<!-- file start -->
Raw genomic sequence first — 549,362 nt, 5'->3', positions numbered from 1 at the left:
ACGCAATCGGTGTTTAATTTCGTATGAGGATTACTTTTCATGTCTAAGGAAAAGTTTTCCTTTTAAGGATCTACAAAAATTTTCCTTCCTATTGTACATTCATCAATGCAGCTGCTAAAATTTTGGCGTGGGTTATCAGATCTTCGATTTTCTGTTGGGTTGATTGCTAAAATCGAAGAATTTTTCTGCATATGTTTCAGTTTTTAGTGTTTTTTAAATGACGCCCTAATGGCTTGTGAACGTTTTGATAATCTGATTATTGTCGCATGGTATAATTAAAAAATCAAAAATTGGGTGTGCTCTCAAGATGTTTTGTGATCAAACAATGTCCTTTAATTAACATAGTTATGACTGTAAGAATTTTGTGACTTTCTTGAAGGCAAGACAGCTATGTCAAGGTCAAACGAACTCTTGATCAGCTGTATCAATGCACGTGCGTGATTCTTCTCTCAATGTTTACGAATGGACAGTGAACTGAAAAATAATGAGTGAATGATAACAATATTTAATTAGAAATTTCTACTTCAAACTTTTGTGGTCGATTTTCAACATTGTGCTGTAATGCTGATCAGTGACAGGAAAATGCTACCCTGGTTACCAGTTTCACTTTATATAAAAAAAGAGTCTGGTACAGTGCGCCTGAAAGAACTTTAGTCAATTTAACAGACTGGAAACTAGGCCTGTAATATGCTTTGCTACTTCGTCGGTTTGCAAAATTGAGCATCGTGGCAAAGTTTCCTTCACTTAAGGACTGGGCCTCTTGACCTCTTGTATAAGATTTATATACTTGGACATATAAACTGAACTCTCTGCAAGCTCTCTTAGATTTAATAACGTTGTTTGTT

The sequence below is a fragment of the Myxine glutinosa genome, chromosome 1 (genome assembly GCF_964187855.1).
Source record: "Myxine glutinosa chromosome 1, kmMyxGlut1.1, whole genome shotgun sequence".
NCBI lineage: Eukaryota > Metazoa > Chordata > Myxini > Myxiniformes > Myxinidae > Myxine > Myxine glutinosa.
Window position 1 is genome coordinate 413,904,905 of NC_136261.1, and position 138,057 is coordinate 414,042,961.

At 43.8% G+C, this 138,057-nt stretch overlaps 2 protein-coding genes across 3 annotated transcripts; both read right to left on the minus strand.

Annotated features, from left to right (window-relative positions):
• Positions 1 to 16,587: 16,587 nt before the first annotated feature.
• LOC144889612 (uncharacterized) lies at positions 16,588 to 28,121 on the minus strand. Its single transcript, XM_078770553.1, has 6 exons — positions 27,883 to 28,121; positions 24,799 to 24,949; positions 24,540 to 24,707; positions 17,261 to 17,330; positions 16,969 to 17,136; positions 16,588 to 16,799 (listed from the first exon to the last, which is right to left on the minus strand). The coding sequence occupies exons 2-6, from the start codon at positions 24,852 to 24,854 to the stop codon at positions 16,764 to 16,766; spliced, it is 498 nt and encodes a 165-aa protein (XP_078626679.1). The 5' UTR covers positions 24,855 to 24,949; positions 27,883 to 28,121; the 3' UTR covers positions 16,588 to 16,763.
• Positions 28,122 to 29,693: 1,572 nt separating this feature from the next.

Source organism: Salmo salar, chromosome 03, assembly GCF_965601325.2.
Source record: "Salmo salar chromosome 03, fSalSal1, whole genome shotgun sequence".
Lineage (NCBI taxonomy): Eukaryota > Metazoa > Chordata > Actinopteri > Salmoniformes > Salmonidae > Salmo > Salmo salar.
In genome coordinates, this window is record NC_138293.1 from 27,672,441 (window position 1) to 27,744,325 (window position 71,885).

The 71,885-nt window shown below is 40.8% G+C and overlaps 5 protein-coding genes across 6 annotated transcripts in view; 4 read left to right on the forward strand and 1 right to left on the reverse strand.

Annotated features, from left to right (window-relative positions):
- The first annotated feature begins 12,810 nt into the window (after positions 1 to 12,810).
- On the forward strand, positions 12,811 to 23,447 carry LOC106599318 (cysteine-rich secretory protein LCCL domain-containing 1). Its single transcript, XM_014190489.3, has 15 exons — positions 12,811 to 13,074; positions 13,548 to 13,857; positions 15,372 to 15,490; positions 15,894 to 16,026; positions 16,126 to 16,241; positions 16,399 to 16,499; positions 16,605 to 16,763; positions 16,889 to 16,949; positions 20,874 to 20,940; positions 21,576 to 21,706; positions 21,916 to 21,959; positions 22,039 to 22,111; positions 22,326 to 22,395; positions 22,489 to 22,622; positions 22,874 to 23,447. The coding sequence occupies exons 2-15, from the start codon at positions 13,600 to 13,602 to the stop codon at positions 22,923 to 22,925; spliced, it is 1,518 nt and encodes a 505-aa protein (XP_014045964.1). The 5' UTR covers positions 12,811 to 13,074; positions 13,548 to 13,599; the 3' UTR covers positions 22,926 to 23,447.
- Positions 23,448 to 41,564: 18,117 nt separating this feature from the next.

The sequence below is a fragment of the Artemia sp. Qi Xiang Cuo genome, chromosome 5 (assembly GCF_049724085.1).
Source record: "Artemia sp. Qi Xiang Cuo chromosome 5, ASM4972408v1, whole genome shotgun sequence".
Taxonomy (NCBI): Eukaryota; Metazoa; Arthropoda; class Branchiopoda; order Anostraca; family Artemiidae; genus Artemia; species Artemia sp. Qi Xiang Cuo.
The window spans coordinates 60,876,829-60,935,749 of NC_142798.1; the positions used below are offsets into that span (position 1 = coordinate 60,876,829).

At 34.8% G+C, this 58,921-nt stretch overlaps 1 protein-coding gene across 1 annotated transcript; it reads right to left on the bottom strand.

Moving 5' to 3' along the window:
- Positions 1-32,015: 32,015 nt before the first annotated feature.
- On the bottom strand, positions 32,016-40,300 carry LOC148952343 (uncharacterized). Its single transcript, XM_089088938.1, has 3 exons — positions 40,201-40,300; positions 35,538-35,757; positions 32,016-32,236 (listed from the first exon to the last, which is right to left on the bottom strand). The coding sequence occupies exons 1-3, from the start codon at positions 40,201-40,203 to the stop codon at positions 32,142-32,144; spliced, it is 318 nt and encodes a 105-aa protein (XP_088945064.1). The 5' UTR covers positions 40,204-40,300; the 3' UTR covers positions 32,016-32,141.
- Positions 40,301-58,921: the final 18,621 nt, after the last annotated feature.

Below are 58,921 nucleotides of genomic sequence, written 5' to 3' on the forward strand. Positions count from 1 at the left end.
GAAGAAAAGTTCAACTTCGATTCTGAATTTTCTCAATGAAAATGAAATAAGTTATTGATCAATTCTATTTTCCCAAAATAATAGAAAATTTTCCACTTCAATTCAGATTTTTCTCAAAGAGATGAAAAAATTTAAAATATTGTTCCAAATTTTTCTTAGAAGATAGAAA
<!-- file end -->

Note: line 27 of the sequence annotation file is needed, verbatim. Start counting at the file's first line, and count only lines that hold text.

- Positions 1-32,015: 32,015 nt before the first annotated feature.